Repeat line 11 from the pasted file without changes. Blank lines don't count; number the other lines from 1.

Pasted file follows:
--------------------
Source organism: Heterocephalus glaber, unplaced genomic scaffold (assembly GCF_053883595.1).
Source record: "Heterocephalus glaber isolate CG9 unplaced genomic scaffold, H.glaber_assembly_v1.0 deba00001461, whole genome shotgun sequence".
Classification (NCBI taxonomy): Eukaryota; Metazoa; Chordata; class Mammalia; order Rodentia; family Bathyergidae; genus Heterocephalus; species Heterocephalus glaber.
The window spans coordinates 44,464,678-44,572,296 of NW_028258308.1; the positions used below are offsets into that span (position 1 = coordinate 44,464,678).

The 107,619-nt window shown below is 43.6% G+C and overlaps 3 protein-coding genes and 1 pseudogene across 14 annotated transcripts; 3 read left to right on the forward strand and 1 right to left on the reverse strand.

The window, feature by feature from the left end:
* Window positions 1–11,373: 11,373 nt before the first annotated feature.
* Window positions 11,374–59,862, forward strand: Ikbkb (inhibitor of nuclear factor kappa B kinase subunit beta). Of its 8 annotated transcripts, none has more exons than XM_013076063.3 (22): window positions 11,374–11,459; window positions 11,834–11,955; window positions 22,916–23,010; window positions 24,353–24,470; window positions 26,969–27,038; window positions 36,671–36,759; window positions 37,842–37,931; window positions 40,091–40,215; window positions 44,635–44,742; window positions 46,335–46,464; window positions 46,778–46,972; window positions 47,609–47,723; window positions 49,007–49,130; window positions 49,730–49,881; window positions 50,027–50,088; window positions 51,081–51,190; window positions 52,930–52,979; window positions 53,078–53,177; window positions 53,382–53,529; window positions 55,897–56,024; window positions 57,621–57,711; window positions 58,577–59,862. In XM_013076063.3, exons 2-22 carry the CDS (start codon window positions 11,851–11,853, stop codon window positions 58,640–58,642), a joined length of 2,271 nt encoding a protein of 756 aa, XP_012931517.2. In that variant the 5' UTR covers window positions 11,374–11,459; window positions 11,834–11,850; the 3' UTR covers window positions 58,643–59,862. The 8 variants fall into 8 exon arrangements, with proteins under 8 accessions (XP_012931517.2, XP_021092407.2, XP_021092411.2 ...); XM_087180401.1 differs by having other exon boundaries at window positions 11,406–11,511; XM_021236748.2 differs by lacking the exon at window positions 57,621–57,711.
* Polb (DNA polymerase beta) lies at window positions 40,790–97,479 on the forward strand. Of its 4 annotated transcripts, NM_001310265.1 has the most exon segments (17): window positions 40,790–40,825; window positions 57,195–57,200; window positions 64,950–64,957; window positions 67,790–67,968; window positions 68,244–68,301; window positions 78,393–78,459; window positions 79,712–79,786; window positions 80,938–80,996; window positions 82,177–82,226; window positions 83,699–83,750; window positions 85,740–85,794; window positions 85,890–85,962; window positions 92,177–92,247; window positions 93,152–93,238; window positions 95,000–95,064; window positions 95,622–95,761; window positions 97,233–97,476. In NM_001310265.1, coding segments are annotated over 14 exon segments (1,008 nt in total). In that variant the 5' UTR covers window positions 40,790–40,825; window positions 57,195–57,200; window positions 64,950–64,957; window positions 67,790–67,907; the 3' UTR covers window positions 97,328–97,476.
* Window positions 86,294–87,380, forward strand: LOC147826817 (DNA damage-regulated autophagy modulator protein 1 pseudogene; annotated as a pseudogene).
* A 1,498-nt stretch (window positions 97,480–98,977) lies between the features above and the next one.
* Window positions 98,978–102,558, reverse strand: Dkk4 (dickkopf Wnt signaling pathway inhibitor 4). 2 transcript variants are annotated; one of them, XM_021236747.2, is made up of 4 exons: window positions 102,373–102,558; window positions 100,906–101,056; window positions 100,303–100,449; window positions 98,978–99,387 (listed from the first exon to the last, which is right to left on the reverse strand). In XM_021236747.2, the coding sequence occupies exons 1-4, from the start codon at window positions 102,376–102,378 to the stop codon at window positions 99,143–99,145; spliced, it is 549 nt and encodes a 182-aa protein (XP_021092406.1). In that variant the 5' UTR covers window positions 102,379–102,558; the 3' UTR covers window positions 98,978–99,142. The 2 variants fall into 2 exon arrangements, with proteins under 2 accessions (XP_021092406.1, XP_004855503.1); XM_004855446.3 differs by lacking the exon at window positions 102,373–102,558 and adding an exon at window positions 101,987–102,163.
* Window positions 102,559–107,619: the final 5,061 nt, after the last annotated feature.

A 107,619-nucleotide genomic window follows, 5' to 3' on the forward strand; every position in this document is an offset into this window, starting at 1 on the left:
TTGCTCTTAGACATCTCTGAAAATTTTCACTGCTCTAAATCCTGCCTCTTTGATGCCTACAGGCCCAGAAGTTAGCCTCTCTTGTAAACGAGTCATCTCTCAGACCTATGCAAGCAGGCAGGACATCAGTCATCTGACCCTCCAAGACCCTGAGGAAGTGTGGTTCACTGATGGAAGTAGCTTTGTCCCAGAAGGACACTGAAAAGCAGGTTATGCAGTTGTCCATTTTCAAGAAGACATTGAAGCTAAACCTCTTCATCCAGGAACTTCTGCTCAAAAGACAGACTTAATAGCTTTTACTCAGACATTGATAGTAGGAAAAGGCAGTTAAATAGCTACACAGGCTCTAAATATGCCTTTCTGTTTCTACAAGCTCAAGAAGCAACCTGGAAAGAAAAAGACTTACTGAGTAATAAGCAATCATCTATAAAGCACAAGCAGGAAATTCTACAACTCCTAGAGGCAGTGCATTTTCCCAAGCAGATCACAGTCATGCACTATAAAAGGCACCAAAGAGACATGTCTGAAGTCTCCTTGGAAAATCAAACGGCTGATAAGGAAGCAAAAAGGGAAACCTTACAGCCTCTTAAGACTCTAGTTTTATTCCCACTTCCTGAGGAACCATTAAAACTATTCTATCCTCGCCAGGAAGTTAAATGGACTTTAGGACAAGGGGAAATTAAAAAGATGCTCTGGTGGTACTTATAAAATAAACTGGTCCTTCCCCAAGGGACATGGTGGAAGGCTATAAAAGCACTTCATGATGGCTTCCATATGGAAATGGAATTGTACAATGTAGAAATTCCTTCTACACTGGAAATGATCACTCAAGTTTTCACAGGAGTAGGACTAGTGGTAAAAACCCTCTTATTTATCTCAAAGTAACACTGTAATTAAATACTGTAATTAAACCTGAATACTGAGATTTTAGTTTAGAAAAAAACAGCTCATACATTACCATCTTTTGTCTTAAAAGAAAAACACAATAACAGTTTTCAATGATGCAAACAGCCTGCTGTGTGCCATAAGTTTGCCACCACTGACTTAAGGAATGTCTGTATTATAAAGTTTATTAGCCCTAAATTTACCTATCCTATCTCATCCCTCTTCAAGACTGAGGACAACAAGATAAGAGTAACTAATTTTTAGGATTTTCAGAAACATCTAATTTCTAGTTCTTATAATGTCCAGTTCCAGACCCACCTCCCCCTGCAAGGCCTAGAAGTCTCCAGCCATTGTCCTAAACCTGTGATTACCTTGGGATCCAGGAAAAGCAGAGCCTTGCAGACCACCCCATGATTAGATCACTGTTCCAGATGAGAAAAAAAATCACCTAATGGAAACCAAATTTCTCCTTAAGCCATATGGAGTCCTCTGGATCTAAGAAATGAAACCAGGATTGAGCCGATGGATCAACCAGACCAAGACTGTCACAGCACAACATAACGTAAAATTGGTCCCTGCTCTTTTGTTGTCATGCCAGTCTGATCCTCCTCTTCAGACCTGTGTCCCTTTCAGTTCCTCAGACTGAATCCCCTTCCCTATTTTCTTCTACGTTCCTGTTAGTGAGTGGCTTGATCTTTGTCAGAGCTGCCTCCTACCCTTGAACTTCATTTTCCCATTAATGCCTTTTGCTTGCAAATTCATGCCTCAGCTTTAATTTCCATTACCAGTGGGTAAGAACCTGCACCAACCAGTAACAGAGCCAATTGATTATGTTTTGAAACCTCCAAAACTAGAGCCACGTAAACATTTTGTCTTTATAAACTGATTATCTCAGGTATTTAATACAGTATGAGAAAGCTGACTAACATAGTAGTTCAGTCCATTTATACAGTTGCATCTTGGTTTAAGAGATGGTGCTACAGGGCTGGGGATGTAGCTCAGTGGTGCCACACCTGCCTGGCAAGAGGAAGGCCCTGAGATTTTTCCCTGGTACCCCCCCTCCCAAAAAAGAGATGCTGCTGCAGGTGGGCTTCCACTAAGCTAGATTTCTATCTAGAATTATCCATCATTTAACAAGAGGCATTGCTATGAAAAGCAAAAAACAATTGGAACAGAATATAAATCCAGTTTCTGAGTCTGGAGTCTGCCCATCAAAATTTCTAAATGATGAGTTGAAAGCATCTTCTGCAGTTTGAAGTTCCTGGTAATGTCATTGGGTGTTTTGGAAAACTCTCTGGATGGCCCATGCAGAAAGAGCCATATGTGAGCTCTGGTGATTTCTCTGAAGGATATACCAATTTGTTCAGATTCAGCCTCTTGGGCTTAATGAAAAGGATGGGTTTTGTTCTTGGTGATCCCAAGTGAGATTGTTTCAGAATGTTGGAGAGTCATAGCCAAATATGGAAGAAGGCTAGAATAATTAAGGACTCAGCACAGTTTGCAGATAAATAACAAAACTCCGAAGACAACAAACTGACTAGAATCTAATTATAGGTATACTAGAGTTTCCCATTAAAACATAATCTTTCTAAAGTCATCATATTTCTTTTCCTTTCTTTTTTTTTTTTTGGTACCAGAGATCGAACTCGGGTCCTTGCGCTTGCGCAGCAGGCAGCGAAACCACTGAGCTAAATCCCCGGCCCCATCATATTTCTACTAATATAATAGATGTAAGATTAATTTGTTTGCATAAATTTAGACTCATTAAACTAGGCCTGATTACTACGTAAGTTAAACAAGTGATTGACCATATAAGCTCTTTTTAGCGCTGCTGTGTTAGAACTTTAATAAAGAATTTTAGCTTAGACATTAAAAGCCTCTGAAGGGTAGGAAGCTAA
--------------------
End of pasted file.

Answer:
* A 1,498-nt stretch (window positions 97,480–98,977) lies between the features above and the next one.